Don't get me wrong. I love Heroes.
I just have one big problem with it: It doesn't have any gay characters. At least, not any visibly "out" ones.
Heroes, which resumed its first season last week, is based on a group of Joes and Joans who wake up to discover they can add on "super" to "human" when describing themselves. However, rather than relish their power, they treat it like a curse—or, even worse, a cancer—they need to get rid of, if they only knew how.
Which is weird. We've had our share of superheroes—Batman, Wonder Woman, Superman—who see their specialness as a blessing, and delight (albeit unsuspectingly) in same-sex appeal. The way gay director Bryan Singer brought X-Men to the screen had me believing superhero powers is a metaphor for being cool and queer. And on the small screen, comedies like Ugly Betty say it's OK for normal kids to be "different." Last fall, even Heroes was in on the act. Not with a hero, but with Zach, the best friend of Claire—the cheerleader. He swished with the best of them, until his memory was erased by a bad guy.
And it's the cleansing of characters that pisses me off.
I don't know if Heroes creator Tim Kring is doing this on purpose, but by casting aside the quirky comic-book chestnuts we're most familiar with—big bulges, camp, cluelessness and most of all, hope—he's taken the fun out of what could be a really fun (and yes, queer) show. I know that's not the point. Kring is reflecting a post-9/11 world in which we've had a sneak peek at an apocalyptic future where survival is the least of our worries. However, after all the shit that's hit our collective fan, don't you think he could cut us a break and give us a hero that's just a little bit gay?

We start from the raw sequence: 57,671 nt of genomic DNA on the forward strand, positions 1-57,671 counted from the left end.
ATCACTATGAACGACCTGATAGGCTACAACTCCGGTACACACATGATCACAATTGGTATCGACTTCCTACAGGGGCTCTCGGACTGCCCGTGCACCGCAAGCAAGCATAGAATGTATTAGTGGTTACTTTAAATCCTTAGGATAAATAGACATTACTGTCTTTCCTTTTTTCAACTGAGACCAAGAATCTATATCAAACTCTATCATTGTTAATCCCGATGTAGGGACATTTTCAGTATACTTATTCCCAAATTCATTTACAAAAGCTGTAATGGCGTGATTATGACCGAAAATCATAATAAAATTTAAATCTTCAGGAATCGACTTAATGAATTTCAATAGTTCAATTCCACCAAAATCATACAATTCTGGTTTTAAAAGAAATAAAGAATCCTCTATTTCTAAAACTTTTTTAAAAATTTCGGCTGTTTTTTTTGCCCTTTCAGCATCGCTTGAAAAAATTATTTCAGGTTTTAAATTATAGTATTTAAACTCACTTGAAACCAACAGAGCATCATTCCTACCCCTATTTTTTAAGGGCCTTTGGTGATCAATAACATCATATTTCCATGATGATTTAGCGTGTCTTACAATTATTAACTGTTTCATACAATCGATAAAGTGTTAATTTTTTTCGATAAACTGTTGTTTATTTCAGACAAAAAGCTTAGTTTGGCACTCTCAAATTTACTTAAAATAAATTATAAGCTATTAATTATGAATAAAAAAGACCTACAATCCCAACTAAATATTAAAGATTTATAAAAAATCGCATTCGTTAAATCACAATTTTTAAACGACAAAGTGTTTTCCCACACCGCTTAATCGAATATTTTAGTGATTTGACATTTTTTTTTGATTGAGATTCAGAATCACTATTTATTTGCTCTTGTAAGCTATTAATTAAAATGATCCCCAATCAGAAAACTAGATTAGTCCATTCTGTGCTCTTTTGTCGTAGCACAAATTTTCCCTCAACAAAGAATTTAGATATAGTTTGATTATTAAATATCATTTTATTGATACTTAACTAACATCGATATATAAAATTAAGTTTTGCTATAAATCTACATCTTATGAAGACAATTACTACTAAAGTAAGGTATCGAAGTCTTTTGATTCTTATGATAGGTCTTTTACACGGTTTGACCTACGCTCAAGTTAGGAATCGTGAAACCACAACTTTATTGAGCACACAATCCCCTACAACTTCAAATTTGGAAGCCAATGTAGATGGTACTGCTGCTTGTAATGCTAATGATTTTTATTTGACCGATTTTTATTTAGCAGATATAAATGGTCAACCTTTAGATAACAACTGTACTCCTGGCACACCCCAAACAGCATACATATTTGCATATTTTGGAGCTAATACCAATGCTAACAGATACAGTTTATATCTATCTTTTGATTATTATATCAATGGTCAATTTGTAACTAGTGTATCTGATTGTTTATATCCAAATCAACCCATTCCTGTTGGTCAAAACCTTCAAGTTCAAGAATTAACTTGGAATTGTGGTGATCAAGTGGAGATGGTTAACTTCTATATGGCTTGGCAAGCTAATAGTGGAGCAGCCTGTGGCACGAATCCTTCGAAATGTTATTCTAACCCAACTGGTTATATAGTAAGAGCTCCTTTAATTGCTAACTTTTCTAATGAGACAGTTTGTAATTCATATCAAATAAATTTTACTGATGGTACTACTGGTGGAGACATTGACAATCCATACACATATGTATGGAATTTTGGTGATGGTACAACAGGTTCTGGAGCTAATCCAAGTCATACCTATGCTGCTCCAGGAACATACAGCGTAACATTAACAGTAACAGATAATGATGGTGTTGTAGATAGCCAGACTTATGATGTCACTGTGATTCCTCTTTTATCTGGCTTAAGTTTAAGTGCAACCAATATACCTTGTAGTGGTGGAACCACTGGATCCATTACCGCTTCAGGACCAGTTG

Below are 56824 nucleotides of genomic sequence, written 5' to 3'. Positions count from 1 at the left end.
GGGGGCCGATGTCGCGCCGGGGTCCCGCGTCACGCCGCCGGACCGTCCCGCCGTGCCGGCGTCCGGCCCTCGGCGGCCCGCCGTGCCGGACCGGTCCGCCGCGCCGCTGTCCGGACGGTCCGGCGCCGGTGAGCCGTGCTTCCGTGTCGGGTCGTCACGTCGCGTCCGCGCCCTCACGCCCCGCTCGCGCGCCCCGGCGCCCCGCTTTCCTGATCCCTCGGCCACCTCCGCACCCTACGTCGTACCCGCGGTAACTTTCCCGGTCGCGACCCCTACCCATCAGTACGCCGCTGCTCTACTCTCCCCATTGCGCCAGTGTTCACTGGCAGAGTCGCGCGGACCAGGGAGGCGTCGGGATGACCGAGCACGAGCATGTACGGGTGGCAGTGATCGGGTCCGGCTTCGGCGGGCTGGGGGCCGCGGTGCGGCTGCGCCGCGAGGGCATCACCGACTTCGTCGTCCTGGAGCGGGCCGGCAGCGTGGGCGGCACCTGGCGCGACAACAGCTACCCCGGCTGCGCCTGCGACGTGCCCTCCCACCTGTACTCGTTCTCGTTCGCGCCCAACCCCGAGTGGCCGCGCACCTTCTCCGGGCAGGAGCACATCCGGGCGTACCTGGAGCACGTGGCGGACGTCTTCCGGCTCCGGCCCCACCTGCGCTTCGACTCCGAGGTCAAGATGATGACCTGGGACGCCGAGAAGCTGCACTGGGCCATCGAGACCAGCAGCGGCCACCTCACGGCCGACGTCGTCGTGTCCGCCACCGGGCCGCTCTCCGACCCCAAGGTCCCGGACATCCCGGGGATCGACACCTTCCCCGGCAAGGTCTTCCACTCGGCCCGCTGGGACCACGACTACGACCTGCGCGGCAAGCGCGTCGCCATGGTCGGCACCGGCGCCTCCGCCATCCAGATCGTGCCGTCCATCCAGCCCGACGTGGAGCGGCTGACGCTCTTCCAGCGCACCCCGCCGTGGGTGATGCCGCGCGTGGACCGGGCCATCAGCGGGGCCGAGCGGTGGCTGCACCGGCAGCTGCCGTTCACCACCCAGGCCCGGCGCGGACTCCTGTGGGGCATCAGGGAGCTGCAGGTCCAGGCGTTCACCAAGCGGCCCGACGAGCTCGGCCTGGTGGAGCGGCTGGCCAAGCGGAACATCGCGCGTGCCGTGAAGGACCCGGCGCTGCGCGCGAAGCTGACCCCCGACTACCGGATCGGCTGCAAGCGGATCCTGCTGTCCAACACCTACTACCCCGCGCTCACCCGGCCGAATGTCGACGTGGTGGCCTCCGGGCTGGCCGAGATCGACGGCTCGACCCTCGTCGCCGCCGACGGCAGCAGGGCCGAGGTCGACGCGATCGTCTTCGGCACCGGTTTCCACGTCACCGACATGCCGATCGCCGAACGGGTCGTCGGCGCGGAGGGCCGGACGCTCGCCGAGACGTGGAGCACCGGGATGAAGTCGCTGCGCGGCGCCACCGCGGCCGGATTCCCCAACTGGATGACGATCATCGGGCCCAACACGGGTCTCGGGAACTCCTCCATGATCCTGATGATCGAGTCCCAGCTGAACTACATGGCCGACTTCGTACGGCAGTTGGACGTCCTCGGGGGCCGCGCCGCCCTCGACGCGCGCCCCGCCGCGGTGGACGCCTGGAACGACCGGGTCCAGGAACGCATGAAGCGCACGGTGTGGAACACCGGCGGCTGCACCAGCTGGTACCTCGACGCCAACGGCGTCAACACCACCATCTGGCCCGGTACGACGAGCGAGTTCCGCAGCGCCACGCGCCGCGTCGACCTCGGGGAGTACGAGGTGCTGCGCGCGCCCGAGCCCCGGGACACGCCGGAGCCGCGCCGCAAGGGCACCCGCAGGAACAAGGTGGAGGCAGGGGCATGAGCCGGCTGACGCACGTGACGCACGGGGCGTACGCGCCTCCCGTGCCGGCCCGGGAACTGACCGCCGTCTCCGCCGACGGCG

It's not like Heroes doesn't have a wealth of worthy queer candidates. There's Claire's badass dad, Mr. Bennet, played by Jack Coleman, who used to play the gay son on Dynasty. Or the brain-eating Sylar, played by Zachary Quinto, who used to play Tori Spelling's BGF (best gay friend) on So NoTORIous. We've even got the openly bisexual actress Clea DuVall, who plays FBI agent Audrey Hanson. For my money, I'd love to see Hiro (Masi Oka) come out as a queer hero. He's the only character who believes his power—he time-travels—has positive effects. Perhaps an out-and-proud Hiro could pair up with the power mimic, Peter Petrelli (Milo Ventimiglia), to form an "Unambiguously Gay Duo."
Truth is, it's been years since queer folks have had anything even remotely close to a gay superhero in real life (Harvey Milk aside). I know this asks a lot from Kring, but if he wants my undying loyalty to his show, it's time someone came out of the closet. That would make him my hero.
Heroes, 9 pm Mondays on KGW-TV, channel 8.